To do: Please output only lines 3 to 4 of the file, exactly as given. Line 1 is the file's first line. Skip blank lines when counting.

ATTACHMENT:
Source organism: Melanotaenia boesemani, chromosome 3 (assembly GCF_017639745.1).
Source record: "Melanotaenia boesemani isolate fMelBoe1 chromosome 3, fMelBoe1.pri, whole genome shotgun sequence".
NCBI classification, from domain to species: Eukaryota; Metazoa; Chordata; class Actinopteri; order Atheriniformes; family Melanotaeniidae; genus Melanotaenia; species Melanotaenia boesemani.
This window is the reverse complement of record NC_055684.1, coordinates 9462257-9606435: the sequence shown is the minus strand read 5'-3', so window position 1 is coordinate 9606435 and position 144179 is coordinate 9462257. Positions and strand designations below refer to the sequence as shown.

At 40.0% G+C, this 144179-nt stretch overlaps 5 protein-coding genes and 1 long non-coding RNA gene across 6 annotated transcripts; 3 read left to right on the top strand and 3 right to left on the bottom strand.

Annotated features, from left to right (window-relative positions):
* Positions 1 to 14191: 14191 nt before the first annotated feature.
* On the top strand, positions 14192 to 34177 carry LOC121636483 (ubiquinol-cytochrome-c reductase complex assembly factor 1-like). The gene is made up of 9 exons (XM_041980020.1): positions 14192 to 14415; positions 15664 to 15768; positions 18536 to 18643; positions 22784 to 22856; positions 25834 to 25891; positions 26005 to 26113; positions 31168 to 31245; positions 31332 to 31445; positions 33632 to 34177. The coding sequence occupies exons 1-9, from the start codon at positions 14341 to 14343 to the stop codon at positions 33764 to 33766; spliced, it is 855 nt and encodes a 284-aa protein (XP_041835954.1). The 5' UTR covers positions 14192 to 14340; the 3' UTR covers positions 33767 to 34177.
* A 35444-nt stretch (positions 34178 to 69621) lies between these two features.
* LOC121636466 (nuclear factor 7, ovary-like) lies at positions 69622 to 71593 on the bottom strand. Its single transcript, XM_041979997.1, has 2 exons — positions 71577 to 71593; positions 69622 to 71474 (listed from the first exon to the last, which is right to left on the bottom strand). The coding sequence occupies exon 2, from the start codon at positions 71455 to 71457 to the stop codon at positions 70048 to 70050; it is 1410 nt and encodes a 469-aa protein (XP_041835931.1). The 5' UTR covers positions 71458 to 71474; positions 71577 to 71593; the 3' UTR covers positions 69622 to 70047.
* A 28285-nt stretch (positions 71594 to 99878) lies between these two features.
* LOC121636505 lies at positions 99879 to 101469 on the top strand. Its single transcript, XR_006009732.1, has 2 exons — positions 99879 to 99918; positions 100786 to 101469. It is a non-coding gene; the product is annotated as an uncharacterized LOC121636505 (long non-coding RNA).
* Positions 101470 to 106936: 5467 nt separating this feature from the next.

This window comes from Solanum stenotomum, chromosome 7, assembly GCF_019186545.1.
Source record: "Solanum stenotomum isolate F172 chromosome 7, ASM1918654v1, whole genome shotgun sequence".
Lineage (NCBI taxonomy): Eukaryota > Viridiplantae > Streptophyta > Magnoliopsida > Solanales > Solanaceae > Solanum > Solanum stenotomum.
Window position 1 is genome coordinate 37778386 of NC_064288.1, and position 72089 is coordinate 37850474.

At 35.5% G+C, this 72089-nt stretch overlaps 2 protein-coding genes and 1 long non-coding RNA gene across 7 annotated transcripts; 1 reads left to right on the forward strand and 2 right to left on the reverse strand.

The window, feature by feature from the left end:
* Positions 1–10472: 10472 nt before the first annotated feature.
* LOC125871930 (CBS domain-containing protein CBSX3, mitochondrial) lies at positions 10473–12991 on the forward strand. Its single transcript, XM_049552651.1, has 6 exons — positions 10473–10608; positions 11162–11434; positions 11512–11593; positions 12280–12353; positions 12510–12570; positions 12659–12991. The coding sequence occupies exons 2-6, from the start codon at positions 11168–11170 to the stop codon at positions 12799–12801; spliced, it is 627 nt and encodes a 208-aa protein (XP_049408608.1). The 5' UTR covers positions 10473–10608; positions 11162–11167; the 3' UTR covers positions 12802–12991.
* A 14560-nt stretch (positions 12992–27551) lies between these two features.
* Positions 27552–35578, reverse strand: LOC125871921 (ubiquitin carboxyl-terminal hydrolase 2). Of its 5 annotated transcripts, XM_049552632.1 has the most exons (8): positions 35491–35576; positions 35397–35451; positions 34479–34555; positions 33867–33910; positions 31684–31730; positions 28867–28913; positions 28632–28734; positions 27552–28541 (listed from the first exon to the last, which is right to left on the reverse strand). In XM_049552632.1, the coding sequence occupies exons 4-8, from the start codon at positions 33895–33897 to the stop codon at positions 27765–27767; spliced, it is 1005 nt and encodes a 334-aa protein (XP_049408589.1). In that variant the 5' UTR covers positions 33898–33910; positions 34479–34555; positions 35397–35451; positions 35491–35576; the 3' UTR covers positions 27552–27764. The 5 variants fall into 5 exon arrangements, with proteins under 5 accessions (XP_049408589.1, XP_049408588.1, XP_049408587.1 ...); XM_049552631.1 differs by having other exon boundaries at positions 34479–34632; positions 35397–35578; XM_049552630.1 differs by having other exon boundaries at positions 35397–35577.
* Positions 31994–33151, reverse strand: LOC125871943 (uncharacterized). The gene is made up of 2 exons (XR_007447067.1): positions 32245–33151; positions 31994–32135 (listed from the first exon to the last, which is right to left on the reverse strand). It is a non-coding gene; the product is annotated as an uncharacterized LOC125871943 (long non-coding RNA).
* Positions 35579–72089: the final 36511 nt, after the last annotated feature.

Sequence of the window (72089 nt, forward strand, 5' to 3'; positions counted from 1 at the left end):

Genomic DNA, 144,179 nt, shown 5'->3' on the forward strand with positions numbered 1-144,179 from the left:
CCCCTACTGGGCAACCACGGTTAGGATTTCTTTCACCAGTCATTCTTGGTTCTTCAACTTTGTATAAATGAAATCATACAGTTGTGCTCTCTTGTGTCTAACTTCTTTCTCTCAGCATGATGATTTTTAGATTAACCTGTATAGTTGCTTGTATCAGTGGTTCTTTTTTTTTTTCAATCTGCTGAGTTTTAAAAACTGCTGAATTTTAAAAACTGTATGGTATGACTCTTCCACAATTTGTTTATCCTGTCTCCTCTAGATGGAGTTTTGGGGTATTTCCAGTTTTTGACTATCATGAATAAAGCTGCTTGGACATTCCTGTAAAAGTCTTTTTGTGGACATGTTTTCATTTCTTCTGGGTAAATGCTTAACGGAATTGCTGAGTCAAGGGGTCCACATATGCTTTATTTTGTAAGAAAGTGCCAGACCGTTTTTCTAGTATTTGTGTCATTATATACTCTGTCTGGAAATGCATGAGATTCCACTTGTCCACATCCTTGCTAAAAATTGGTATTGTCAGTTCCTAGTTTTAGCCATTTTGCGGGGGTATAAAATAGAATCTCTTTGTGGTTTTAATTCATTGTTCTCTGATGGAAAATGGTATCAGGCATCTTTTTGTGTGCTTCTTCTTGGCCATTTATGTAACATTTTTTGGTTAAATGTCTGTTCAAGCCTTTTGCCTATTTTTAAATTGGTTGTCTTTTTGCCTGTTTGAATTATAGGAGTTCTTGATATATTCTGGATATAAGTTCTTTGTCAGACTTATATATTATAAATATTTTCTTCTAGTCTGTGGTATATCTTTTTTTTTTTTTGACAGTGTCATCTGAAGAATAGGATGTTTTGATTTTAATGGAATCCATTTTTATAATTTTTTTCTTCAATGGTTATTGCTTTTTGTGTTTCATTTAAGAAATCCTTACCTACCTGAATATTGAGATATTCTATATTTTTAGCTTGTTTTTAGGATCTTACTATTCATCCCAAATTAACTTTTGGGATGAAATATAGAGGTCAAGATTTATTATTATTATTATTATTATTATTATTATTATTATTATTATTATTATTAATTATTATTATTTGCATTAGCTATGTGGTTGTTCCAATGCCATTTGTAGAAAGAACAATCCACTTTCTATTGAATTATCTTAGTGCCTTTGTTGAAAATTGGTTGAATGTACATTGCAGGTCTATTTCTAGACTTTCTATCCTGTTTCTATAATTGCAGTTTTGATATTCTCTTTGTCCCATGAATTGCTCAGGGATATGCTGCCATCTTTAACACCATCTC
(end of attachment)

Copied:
NCBI classification, from domain to species: Eukaryota; Metazoa; Chordata; class Actinopteri; order Atheriniformes; family Melanotaeniidae; genus Melanotaenia; species Melanotaenia boesemani.
This window is the reverse complement of record NC_055684.1, coordinates 9462257-9606435: the sequence shown is the minus strand read 5'-3', so window position 1 is coordinate 9606435 and position 144179 is coordinate 9462257. Positions and strand designations below refer to the sequence as shown.